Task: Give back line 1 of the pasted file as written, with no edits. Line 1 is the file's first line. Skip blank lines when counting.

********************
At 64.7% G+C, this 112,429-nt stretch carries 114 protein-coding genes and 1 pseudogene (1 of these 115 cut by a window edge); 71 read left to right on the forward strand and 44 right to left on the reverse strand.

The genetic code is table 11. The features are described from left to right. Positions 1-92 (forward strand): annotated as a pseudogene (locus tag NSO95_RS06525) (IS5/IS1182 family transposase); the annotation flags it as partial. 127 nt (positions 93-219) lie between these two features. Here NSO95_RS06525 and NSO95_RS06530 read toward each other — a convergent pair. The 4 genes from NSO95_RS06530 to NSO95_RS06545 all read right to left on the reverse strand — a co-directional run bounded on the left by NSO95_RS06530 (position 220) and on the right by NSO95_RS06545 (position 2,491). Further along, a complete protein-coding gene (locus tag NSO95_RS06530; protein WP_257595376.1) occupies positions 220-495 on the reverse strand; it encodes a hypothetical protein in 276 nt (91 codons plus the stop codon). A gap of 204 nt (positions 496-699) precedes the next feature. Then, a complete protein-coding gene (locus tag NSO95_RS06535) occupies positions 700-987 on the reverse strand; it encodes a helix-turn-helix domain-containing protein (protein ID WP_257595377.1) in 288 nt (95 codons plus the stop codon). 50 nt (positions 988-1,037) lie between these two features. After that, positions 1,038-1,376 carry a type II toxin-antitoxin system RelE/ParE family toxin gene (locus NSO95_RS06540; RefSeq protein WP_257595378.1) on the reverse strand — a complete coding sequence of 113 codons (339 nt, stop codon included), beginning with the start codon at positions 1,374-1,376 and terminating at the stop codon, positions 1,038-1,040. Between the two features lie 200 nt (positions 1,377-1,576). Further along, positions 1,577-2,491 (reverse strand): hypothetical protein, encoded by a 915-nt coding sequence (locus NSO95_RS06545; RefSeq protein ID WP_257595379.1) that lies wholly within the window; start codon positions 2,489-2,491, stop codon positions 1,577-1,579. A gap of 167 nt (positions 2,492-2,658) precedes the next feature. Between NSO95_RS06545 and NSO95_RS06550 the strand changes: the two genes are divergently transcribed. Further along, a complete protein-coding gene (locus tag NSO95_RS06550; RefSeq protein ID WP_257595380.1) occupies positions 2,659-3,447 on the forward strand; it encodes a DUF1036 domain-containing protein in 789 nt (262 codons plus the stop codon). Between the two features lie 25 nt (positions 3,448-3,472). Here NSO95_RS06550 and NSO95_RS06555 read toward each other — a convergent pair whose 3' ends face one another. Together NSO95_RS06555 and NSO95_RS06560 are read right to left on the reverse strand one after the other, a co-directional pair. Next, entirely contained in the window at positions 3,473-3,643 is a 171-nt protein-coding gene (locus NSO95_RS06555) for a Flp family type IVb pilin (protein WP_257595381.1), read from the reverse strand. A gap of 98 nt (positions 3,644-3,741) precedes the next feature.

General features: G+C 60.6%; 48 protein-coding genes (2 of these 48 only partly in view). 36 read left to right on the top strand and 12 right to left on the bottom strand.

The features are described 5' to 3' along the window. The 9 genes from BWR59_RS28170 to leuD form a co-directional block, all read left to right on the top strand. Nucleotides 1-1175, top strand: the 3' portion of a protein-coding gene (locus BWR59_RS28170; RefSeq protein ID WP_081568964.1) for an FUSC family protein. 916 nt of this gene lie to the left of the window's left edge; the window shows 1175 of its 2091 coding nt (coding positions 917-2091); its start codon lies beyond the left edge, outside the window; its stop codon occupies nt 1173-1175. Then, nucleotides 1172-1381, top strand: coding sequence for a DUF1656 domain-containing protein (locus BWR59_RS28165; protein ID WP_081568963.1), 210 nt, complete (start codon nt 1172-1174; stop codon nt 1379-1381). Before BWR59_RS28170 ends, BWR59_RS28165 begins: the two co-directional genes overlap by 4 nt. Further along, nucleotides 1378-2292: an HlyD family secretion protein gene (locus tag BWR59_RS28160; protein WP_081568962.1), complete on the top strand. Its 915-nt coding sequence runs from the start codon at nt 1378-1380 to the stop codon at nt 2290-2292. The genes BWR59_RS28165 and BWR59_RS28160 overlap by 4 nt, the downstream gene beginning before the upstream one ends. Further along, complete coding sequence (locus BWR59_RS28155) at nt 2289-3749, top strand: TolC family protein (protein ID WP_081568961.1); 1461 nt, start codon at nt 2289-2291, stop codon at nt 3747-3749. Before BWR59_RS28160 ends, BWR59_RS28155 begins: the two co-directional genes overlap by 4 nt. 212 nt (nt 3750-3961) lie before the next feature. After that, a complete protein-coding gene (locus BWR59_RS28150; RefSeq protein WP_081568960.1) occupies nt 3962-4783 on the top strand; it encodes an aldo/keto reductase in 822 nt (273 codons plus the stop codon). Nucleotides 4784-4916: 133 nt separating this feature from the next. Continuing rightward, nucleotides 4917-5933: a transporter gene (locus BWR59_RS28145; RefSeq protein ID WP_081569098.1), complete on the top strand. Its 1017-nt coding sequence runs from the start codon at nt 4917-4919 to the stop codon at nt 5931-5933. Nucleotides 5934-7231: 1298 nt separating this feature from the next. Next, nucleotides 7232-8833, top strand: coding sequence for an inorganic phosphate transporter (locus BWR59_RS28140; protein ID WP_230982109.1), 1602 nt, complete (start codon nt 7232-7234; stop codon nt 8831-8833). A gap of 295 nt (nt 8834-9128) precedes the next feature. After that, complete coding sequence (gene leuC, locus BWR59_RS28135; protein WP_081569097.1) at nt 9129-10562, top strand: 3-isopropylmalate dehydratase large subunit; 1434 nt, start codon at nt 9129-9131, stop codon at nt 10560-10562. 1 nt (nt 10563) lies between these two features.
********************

At 64.7% G+C, this 112,429-nt stretch carries 114 protein-coding genes and 1 pseudogene (1 of these 115 cut by a window edge); 71 read left to right on the forward strand and 44 right to left on the reverse strand.